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Prog Cardiovasc Dis. 2006 May-Jun;48(6):387-96.

Use of aldosterone antagonists in resistant hypertension.

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Vascular Biology and Hypertension Program, University of Alabama at Birmingham, Birmingham, AL, USA.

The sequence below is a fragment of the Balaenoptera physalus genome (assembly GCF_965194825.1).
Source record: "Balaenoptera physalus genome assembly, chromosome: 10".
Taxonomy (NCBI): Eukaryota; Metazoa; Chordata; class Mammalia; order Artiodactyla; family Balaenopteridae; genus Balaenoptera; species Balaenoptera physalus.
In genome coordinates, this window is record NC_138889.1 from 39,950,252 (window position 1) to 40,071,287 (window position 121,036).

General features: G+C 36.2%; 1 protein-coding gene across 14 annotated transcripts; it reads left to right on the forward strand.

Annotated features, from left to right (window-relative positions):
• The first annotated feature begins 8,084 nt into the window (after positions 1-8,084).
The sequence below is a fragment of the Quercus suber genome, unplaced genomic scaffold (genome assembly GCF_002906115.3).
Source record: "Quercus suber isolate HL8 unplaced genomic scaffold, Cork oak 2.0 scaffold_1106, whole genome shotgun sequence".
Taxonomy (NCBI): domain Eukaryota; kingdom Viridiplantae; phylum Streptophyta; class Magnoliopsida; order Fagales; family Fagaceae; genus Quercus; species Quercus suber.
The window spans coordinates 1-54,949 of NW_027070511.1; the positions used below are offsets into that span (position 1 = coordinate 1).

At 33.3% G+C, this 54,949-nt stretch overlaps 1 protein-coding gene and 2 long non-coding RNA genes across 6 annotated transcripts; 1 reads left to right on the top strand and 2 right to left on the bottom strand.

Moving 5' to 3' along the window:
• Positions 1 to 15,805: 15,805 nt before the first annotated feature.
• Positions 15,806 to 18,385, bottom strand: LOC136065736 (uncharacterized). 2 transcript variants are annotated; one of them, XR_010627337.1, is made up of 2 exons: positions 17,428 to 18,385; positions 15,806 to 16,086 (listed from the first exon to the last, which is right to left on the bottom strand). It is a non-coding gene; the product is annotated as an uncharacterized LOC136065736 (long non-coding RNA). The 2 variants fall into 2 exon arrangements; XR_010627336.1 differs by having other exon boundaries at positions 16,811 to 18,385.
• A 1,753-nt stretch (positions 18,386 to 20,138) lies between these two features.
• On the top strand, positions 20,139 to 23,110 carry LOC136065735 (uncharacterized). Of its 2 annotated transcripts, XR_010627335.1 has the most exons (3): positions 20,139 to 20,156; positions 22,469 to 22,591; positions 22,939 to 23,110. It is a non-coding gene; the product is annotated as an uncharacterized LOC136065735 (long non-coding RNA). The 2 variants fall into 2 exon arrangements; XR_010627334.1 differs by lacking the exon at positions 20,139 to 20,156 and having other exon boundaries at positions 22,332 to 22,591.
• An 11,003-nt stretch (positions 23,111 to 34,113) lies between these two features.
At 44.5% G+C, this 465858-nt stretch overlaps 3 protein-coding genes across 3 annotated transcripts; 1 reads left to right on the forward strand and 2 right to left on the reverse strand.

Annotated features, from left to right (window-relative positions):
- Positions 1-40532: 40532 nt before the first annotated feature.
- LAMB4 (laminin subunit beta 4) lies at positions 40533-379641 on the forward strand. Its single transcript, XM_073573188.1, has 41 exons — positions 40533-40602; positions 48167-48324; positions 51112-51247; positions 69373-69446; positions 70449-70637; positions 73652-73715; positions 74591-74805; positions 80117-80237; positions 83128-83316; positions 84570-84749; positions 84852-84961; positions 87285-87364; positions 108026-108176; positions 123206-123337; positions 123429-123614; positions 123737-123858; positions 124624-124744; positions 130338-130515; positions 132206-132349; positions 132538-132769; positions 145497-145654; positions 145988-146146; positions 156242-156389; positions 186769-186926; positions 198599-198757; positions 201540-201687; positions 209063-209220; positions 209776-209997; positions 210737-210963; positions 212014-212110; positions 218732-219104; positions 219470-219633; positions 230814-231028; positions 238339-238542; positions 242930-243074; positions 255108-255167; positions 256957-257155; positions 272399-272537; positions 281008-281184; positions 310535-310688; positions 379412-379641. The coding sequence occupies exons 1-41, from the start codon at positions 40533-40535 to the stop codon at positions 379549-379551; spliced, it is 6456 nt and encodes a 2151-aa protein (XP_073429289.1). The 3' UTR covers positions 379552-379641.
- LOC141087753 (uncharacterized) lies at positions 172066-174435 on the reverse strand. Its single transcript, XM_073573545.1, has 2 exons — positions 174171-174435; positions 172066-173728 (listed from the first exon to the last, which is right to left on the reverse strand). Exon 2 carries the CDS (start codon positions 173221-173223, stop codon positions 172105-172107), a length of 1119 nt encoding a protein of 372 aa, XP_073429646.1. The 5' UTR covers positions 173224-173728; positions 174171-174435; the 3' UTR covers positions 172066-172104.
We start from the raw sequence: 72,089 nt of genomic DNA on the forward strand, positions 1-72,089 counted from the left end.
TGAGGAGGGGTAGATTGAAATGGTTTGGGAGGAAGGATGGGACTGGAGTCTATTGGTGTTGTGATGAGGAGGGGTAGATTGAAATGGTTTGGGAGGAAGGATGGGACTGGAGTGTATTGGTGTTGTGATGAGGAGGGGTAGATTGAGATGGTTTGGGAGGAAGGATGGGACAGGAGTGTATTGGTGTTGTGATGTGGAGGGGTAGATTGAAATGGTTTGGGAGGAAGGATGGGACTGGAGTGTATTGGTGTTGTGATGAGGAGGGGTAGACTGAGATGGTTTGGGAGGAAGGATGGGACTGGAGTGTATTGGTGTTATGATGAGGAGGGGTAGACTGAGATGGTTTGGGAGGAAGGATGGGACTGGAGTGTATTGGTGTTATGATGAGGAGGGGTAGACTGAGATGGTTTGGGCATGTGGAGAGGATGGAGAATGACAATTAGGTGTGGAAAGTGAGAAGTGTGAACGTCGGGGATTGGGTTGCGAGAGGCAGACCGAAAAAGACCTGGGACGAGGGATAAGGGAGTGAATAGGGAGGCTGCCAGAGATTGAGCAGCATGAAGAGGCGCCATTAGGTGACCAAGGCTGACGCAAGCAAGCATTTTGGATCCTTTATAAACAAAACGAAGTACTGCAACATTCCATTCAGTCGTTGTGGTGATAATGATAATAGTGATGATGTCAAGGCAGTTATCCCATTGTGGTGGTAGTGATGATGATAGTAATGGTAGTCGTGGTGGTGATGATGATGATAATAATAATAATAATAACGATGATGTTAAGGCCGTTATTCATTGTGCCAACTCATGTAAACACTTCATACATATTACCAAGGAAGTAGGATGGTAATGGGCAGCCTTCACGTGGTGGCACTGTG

Resistant hypertension is defined as an elevated blood pressure in spite of treatment with 3 different antihypertensive agents. The prevalence of resistant hypertension is unknown, but recent cross-sectional analyses and hypertension outcome studies suggest it is a common clinical problem and will become even more so with an aging and increasingly heavy population. Secondary causes of hypertension are common in patients with resistant hypertension, in particular, obstructive sleep apnea and hyperaldosteronism. Treatment of resistant hypertension is predicated upon identification and reversal of secondary causes of hypertension, as possible, and effective use of multidrug regimens. Recent clinical studies indicate that aldosterone antagonists, spironolactone and amiloride, provide significant additional blood pressure reduction when added to treatment regimens of patients with resistant hypertension. Both agents are generally well tolerated. Hyperkalemia is an uncommon complication of aldosterone antagonists, but it can occur; therefore, biochemical monitoring is necessary, particularly in high-risk patients.

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